Helping Community-Based Organizations Be Prepared for Emergencies

September 19, 2019
By Rhonda Schwartz, Regional Administrator (Region III), ACL

More than one third of community-dwelling adults age 65 and older live alone. Many of these older adults have complex health needs. Additionally, many depend upon others for assistance and support—and their loved ones may not live nearby. These circumstances contribute to the disproportionate effect that disasters have been shown to have on older adults. The majority of the victims of the 2018 California wildfires were reported to be over age 70.

People with disabilities also experience greater impacts from disasters. For example, people with disabilities were disproportionately represented in the CA fire areas (around double compared to state averages) with area residents 7.2% having a hearing disability, 11.4% a cognitive disability, 11.8% ambulatory disability, and 10.2% independent living challenges. Reports on Hurricane Katrina similarly found that older adults and people with disabilities were disproportionately harmed by the storm.

The impact on older adults and people with disabilities from disasters is exacerbated when the services and supports normally provided to them also are interrupted. It is important for community-based organizations (CBOs) that serve these individuals to be able to re-open as soon as possible after an emergency. The Federal Emergency Management Agency (FEMA) has made several tools and resources available on its website to assist with continuity of operations planning. Having a continuity of operations plan is key so that, in the event of an emergency, an organization can resume essential functions quickly.

In addition to ensuring their ability to continue their own operations following an emergency, another way that CBOs can assist people with disabilities and older adults in an emergency situation is to partner with other organizations within a defined geographic area in order to develop an organized network of agencies and businesses that will coordinate their actions to assist these populations during and while recovering from a disaster. Resources are available to assist with these efforts, such as:

  • Capacity-Building Toolkit for including Aging & Disability Networks in Emergency Planning. This toolkit was developed by the National Association of County & City Health Officials and the Association of State and Territorial Health Officials, in partnership with the Office of the Assistant Secretary for Preparedness and Response and the Administration for Community Living. This toolkit contains information about planning for emergencies, developing relationships with other organizations for responding to emergencies, and reaching and assisting older adults and people with disabilities.
  • HHS emPOWER Map 3.0. This resource, developed by the U.S. Department of Health and Human Services Office of the Assistant Secretary for Preparedness and Response (ASPR) in cooperation with the Centers for Medicare and Medicaid Services, can be used to find the monthly total of Medicare beneficiaries, as well as Medicare beneficiaries with electricity-dependent equipment claims, at the U.S. state, territory, county, and zip code level. This tool also includes severe weather tracking information that can be used to identify areas and populations that may be impacted and are at risk for prolonged power outages.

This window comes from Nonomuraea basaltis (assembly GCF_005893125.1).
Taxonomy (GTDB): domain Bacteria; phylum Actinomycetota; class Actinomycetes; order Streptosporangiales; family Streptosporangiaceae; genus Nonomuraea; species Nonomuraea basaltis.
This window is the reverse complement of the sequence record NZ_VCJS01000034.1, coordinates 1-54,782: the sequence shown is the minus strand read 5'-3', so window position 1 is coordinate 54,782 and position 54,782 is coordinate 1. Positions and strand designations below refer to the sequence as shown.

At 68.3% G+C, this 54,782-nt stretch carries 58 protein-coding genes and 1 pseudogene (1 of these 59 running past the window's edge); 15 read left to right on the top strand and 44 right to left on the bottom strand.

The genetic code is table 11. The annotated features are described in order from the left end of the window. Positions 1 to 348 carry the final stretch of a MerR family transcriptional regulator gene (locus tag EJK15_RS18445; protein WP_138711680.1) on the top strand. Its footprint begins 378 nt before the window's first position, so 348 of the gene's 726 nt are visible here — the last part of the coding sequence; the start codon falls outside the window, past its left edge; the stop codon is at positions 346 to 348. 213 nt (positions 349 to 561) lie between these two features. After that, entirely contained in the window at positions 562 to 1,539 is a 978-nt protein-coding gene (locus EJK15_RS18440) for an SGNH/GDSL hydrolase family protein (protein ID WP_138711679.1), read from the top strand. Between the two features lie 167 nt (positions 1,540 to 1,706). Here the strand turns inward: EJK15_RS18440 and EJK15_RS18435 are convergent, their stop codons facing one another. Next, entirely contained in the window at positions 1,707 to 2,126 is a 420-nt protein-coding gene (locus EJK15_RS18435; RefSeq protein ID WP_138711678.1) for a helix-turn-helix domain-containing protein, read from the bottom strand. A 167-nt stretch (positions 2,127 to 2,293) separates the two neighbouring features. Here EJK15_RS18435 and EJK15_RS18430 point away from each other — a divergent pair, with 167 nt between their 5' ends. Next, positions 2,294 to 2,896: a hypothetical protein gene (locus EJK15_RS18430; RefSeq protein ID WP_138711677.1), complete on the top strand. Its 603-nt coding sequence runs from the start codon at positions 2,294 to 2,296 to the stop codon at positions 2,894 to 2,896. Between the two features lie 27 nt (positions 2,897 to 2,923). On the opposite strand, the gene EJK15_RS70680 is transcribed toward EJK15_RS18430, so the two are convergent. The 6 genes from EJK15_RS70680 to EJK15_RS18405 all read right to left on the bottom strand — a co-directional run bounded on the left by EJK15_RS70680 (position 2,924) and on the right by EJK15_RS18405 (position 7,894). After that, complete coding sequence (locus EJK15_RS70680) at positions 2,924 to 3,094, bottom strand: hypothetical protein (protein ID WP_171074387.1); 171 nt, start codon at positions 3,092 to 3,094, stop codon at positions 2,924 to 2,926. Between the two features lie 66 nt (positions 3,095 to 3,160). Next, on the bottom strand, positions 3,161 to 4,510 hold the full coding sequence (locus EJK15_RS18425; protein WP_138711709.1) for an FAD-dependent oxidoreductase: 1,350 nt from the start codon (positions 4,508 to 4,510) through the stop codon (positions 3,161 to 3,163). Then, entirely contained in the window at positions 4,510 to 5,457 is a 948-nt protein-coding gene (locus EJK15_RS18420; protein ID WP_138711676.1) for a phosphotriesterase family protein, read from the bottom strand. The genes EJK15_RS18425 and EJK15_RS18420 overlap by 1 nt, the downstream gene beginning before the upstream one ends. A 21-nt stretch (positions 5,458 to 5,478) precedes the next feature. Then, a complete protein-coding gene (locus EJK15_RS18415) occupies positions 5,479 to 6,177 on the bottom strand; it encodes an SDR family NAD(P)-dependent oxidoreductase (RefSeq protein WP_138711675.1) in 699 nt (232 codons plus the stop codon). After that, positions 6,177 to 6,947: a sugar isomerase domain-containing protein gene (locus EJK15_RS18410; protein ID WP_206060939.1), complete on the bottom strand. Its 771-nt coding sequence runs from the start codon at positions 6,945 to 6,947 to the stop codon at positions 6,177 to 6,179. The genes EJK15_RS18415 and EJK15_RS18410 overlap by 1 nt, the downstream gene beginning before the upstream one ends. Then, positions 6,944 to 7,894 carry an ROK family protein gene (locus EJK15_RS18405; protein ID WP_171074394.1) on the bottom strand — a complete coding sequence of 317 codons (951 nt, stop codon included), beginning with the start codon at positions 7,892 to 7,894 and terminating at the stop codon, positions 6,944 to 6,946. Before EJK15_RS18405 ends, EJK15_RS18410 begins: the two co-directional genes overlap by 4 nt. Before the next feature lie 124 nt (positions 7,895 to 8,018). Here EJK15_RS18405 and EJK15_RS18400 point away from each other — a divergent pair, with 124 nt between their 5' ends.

• National Alzheimer’s and Dementia Resource Center (NADRC) Disaster Planning Toolkit for People Living with Dementia. A disaster situation can be particularly unsettling for individuals with dementia. This toolkit was created by NADRC to address the special needs of this population with respect to disaster planning.
  • Health Care Coalitions. Various organizations within a particular geographic area that provide health-related services (e.g. hospitals, emergency management organizations, EMS providers) form these coalitions in order to devise a coordinated response to emergency situations. ASPR has made a tool available to locate health care coalitions in your area. Additionally, search for local CBOs by zip code using the Elder Care Locator website.
  • Rx Open helps patients find nearby open pharmacies in areas impacted by disaster. Combining multiple data feeds from the pharmaceutical industry, Rx Open displays the precise location on Google Maps of open pharmacies, closed pharmacies, and those whose status is unknown. This critical information assists government officials in assessing an emergency's impact on public health in a disaster area.

The response to an emergency can be more effective when community organizations work together. By planning ahead and partnering with other local organizations during non-emergency times, CBOs can help their communities, as well as the older adults and people with disabilities who reside in their communities, to be better prepared for, and better able to respond to, emergencies.



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Last modified on 09/19/2019


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